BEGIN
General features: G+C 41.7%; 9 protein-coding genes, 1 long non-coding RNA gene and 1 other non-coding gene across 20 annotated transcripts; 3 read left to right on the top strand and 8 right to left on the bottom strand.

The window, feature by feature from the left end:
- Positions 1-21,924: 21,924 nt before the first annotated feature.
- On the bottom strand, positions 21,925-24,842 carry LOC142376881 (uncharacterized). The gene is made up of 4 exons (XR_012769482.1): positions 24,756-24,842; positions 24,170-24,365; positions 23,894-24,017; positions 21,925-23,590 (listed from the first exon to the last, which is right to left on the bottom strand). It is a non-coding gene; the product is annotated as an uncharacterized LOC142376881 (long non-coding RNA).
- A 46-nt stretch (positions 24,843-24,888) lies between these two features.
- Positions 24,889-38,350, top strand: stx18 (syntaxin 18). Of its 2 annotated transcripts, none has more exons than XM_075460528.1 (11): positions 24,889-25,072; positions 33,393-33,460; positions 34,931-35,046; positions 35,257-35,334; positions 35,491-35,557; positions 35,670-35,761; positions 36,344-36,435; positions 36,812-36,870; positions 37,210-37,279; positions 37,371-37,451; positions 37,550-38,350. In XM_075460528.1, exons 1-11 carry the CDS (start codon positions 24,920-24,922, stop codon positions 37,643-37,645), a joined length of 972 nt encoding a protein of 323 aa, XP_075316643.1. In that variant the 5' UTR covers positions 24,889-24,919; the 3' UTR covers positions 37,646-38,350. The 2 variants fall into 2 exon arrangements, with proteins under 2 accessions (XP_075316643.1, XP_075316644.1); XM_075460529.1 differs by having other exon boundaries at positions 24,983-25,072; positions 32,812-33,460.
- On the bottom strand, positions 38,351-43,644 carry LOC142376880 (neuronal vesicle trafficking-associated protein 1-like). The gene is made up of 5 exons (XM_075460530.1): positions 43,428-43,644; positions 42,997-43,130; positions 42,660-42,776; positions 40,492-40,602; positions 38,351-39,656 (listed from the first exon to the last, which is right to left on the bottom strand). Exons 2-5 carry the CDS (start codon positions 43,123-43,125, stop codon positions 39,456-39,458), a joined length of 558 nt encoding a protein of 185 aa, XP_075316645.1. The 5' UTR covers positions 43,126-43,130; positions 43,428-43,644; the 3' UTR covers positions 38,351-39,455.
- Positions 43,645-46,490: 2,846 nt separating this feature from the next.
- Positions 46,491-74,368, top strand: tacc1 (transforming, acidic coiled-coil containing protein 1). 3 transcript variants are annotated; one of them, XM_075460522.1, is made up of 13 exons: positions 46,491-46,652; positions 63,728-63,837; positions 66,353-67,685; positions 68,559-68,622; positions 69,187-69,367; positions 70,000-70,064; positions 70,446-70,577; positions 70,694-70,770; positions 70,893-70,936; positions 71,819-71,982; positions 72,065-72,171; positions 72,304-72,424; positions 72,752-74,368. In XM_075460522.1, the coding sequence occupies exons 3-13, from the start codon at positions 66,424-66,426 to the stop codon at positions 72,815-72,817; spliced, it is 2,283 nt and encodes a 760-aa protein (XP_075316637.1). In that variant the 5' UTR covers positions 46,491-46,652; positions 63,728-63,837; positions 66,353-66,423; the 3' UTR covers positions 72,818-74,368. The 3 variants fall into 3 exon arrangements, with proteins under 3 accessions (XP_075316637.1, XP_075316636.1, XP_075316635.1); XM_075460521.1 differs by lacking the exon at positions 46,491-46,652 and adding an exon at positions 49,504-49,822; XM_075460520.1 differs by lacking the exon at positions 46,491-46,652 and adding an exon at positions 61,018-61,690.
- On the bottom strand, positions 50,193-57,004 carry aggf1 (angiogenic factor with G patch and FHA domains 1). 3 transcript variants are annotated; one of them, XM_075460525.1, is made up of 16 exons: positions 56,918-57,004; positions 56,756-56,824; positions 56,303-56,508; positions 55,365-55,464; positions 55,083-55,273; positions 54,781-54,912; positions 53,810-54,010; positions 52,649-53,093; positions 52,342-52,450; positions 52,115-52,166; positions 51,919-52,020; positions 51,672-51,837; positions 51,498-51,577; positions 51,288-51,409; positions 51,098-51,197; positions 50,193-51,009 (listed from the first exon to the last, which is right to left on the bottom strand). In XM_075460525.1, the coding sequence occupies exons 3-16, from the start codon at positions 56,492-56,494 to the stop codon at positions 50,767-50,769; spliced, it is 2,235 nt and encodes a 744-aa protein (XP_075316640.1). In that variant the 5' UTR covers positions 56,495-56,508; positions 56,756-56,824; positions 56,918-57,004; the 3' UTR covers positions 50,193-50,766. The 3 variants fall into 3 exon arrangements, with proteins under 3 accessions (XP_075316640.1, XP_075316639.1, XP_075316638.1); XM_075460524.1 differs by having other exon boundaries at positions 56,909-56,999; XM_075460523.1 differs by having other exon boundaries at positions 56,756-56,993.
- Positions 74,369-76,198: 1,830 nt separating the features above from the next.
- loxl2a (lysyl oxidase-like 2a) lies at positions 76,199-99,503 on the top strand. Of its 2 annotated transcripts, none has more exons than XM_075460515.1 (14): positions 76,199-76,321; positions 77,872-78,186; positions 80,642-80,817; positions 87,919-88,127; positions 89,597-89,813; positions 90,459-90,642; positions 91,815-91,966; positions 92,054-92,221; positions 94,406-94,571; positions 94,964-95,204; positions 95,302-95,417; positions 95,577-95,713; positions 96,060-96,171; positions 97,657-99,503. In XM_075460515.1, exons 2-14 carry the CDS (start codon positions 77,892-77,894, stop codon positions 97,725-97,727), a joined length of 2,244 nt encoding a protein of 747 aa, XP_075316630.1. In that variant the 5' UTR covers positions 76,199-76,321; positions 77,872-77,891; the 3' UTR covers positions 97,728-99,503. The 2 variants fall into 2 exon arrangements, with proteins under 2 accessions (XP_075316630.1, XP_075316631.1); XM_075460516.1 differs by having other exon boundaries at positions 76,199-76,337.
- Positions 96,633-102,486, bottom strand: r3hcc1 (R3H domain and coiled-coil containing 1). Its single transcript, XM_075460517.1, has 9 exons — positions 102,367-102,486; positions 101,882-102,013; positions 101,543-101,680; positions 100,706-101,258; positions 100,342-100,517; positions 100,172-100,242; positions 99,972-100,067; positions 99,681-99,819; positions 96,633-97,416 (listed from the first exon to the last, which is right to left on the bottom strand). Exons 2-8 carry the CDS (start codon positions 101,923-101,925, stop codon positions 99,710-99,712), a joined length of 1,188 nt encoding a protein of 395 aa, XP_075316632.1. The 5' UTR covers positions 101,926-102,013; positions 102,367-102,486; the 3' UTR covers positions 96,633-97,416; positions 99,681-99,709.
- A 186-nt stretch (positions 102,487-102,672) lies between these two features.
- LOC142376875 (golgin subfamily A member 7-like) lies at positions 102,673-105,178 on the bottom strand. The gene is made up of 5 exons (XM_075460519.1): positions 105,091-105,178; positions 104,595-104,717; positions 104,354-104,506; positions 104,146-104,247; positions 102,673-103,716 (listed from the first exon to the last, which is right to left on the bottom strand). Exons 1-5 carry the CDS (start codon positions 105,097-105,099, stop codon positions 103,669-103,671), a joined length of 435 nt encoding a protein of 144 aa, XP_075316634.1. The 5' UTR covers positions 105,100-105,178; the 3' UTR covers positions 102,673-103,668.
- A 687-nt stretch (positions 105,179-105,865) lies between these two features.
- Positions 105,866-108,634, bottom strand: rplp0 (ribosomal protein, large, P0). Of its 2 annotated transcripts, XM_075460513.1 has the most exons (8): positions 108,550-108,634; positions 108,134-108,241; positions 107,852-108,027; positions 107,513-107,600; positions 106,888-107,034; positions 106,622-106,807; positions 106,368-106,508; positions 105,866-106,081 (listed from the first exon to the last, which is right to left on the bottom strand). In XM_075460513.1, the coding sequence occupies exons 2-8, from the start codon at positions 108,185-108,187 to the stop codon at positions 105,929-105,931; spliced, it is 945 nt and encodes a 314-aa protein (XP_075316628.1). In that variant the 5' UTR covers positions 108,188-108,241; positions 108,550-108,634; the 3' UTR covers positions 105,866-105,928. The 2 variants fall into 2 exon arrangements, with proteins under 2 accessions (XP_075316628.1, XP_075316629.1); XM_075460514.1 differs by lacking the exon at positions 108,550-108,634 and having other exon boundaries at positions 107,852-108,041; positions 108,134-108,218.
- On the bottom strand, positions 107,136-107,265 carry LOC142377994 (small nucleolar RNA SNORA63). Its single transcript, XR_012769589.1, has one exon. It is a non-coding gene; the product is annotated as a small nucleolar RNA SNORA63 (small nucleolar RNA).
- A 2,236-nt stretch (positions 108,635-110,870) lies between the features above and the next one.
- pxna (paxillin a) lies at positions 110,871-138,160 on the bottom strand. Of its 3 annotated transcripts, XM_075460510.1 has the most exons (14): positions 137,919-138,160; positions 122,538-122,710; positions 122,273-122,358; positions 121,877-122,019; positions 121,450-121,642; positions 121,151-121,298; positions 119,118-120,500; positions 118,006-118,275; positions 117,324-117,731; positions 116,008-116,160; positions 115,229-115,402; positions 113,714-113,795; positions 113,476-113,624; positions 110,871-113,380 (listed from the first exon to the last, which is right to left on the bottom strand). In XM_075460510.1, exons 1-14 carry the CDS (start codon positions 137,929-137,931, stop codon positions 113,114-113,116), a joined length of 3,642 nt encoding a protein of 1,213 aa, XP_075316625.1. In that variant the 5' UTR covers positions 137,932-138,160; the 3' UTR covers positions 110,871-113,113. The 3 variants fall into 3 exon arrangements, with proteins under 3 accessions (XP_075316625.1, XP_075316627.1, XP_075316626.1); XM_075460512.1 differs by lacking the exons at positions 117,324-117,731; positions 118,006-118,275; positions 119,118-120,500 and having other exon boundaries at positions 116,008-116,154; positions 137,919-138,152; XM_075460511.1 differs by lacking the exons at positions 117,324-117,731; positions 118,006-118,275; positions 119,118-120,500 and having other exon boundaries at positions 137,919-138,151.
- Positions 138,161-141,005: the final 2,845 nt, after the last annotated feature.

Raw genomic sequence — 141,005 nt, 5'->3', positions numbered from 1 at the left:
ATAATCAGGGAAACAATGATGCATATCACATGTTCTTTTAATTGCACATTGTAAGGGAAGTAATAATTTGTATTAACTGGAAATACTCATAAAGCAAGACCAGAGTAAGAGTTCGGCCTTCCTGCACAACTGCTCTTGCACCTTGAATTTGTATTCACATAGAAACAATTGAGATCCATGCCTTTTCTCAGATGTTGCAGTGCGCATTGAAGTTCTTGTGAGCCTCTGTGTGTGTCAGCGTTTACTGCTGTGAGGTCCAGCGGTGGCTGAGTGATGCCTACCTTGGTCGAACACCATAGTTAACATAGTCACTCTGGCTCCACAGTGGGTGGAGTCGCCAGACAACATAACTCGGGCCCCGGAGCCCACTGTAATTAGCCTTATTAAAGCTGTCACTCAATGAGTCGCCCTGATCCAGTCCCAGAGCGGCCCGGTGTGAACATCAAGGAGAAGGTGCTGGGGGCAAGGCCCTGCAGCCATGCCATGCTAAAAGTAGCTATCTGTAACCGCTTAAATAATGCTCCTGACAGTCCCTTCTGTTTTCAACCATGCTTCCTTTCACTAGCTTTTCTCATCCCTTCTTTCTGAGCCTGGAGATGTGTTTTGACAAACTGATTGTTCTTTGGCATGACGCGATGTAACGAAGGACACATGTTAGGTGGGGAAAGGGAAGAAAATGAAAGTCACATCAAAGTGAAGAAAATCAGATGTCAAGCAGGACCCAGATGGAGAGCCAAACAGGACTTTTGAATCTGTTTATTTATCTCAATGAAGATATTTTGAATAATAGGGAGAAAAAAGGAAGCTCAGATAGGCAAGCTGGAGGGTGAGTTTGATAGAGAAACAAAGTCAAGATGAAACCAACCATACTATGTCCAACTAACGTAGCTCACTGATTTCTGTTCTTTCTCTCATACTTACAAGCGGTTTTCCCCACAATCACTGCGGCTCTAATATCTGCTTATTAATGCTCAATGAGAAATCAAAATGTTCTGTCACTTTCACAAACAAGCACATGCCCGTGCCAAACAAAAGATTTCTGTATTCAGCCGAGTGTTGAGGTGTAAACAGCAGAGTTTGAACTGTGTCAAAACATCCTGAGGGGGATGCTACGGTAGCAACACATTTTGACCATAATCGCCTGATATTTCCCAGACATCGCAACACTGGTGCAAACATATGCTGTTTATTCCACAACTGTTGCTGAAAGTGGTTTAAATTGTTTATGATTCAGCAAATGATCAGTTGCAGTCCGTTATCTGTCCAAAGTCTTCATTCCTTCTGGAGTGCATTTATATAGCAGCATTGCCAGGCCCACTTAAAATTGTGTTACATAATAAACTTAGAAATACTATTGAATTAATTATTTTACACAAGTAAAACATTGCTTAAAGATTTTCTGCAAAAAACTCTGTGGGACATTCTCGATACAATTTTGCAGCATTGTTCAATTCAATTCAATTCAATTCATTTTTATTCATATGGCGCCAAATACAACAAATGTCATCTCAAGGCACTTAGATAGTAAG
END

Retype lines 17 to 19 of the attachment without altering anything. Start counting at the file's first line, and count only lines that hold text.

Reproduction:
- Positions 105,866-108,634, bottom strand: rplp0 (ribosomal protein, large, P0). Of its 2 annotated transcripts, XM_075460513.1 has the most exons (8): positions 108,550-108,634; positions 108,134-108,241; positions 107,852-108,027; positions 107,513-107,600; positions 106,888-107,034; positions 106,622-106,807; positions 106,368-106,508; positions 105,866-106,081 (listed from the first exon to the last, which is right to left on the bottom strand). In XM_075460513.1, the coding sequence occupies exons 2-8, from the start codon at positions 108,185-108,187 to the stop codon at positions 105,929-105,931; spliced, it is 945 nt and encodes a 314-aa protein (XP_075316628.1). In that variant the 5' UTR covers positions 108,188-108,241; positions 108,550-108,634; the 3' UTR covers positions 105,866-105,928. The 2 variants fall into 2 exon arrangements, with proteins under 2 accessions (XP_075316628.1, XP_075316629.1); XM_075460514.1 differs by lacking the exon at positions 108,550-108,634 and having other exon boundaries at positions 107,852-108,041; positions 108,134-108,218.
- On the bottom strand, positions 107,136-107,265 carry LOC142377994 (small nucleolar RNA SNORA63). Its single transcript, XR_012769589.1, has one exon. It is a non-coding gene; the product is annotated as a small nucleolar RNA SNORA63 (small nucleolar RNA).
- A 2,236-nt stretch (positions 108,635-110,870) lies between the features above and the next one.